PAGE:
Smerin Architects follows Piers Smerin's 13 years as founder of Eldridge Smerin designing cutting-edge contemporary houses in the UK and abroad. Smerin has won awards from the RIBA and the Civic Trust among others, including being shortlisted for the Stirling Prize for The Lawns in 2000 and receiving the One-Off Housing award at the 2009 Architect of the Year Awards. This is complemented by his earlier experience in the offices of Simon Conder, Zaha Hadid, Norman Foster and John McAslan. Recent projects include a new-build family house in southern England, another contemporary new-build in London’s Holland Park and finally Palus-Trio, a new house designed for a site on New York's Long Island which seeks to infuse the discreet elegance of the best mid-century modern houses with a dash of contemporary brio. Smerin's particular skill is his ability to fuse bold ideas with attention to the smallest detail, creating houses that while an obvious product of their time also express the spirit of their site and the personality of their owners.
When we caught up with Piers to find out more about one of their most significant works and how they're influenced by the world we live in, he is more than happy to talk about Red Bridge House and Number Ninety. We took the opportunity to slightly grill Piers too. Enjoy...
“I have been long inspired by attitudes to housebuilding in North America. From the relaxed informality of the Case Study houses built in California in the late 1940s and 50s, with their flowing open-plan interiors and desire to embrace the outdoors, to the more formal and self-consciously architectural houses built in the 1960s and 70s in upstate New York and the north-eastern seaboard, the finest houses in North America always seem to be bold, optimistic and adventurous and devoid of the concerns about outward appearance that too often results in the kind of unadventurous housing that peppers the UK.
RED BRIDGE HOUSE
One of our recent projects, Red Bridge House on the border of Ashdown Forest in East Sussex, is intended to have a similar degree of confidence and honesty. Although located in an area of ancient woodland deep in protected countryside, the five-bedroom family house is set on the edge of a hillside overlooking a stream and the farmland beyond. Arranged over three floors, the middle level, where you enter the house via a weathered Corten-steel bridge, contains an array of largely open-plan living spaces linked by a generous covered terrace that wraps around two sides with the bedrooms and bathrooms located on the floor above.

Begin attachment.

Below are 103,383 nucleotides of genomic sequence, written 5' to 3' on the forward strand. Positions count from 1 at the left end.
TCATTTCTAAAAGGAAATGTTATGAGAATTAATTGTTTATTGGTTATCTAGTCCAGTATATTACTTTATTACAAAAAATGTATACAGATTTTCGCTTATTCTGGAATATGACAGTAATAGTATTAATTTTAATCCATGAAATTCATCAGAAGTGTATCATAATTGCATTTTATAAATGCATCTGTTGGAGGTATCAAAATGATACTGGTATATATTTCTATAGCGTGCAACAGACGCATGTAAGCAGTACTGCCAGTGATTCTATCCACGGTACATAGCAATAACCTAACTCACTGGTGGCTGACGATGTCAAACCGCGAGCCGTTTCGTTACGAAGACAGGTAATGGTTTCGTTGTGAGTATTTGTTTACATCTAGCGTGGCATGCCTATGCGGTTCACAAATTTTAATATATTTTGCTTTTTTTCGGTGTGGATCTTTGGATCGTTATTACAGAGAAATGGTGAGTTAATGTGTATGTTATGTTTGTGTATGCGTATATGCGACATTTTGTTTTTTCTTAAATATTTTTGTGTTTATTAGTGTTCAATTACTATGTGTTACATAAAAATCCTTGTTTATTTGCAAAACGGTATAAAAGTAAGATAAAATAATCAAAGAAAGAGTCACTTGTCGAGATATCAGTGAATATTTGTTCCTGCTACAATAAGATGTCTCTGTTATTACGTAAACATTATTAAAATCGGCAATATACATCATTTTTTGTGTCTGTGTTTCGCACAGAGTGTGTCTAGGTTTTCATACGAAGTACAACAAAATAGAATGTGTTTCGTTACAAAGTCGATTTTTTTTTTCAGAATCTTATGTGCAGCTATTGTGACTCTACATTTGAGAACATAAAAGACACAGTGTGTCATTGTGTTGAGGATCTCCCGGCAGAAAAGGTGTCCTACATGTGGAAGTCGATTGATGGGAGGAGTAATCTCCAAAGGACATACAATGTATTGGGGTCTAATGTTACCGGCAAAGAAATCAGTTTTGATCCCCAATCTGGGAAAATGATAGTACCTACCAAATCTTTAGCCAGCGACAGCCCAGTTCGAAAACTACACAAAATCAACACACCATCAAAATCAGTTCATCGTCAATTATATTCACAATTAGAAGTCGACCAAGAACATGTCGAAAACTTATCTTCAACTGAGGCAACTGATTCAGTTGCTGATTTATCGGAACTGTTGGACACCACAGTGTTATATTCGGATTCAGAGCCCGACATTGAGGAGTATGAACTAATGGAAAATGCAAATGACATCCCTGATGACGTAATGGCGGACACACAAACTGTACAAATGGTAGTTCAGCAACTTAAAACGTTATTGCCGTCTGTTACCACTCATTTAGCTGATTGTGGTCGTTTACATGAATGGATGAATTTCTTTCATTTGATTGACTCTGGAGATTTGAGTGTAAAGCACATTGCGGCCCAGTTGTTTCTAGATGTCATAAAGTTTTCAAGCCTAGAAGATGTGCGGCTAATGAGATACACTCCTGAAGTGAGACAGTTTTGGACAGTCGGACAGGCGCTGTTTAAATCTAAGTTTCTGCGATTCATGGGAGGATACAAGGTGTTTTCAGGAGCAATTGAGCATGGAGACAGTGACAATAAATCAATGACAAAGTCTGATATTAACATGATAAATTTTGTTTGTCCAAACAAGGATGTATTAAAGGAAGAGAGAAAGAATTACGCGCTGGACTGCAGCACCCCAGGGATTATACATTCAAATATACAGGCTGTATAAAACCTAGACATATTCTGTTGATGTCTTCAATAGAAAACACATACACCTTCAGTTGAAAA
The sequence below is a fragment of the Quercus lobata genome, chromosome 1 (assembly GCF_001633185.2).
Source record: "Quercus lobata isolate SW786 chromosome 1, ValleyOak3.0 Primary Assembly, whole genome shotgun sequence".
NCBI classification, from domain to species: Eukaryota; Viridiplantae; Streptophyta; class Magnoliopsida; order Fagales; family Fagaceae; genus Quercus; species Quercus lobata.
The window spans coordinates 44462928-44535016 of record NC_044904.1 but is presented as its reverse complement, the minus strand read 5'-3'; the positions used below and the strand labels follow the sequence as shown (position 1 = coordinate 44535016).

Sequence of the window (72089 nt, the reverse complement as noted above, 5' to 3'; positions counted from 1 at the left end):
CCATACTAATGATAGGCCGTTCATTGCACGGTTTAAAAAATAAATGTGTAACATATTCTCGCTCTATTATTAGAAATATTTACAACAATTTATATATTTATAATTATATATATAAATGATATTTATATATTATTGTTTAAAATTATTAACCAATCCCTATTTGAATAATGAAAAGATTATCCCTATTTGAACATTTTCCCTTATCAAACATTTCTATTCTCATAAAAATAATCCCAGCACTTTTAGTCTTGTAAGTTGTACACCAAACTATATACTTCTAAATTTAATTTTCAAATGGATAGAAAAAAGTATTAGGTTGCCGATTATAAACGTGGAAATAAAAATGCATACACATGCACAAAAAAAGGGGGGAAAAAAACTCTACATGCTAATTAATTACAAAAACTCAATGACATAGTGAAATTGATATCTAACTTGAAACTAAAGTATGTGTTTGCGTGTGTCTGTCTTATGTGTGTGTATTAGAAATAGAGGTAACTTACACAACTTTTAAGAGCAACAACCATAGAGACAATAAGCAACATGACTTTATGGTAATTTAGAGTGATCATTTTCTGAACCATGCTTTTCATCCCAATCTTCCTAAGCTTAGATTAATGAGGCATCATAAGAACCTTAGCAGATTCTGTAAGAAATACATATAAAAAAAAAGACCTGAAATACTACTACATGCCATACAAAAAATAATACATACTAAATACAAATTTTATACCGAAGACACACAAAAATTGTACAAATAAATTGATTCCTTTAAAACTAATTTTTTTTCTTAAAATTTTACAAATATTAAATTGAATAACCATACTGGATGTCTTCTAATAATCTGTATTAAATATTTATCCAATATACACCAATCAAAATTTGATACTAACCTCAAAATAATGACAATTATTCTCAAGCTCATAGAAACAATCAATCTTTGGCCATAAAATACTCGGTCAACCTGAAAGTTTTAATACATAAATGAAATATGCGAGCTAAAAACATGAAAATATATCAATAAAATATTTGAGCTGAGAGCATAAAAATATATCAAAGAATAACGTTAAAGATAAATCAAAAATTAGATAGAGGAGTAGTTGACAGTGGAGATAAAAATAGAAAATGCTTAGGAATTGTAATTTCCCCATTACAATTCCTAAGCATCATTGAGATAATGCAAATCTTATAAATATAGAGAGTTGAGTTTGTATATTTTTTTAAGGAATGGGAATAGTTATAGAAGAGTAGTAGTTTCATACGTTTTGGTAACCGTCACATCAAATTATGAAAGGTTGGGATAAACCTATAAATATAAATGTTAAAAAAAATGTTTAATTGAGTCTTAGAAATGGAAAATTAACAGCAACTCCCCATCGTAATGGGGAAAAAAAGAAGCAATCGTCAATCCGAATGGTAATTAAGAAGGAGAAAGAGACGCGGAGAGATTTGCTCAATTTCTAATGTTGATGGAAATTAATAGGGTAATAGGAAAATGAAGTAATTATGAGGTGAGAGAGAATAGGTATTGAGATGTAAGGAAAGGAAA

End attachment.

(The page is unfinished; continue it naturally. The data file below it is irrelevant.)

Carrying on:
The two upper floors are in turn suspended above a swimming pool enclosed by glazed sliding doors that allow it to be an indoor or outdoor pool depending on the weather. The bold rectilinear form of the house is clad in a mix of timber and weathered steel panels that frame the large areas of flush glazing that provide views to the landscape beyond and ensure that the house relates well to its woodland site. Internally a mix of fair-faced concrete walls, polished concrete floors and elements of exposed steelwork structure allow the construction of the house to be understood, keep maintenance to a minimum and contrast with the oak veneered joinery. As well as being a distinctive addition to the rural landscape, the house also includes an array of energy-saving systems, ensuring it has the sustainability credentials that so much post-war housing lacks.
Set among the period villas and terraces that surround London's Holland Park, Number Ninety is a new-build family house also by Smerin Architects with a similarly strongly contemporary appearance. Here, inspiration comes from attitudes to housing in the densely packed cities of the Far East, particularly Japan, where space is at a premium and used to maximum effect. Although organised like a classic London townhouse with two floors of living space below three floors of bedrooms, the accommodation is slotted together with the efficiency and spatial dexterity of the best houses in Japan that make use of tiny scraps of space in inner city areas with incredible skill.
The lower two levels are linked with glass floors and lit by roof lights, projecting frameless glass bays with sets of full-width folding glazed doors to the rear to enable the living spaces to be opened up to the courtyard garden beyond on both levels. The floors above make the most of the space available and its end of terrace location creates a mix of five bedrooms, bathrooms, a dressing room, laundry, storage spaces and a balcony that while limited in floor area feels spatially generous through full-height glazing and careful views out to the city around.”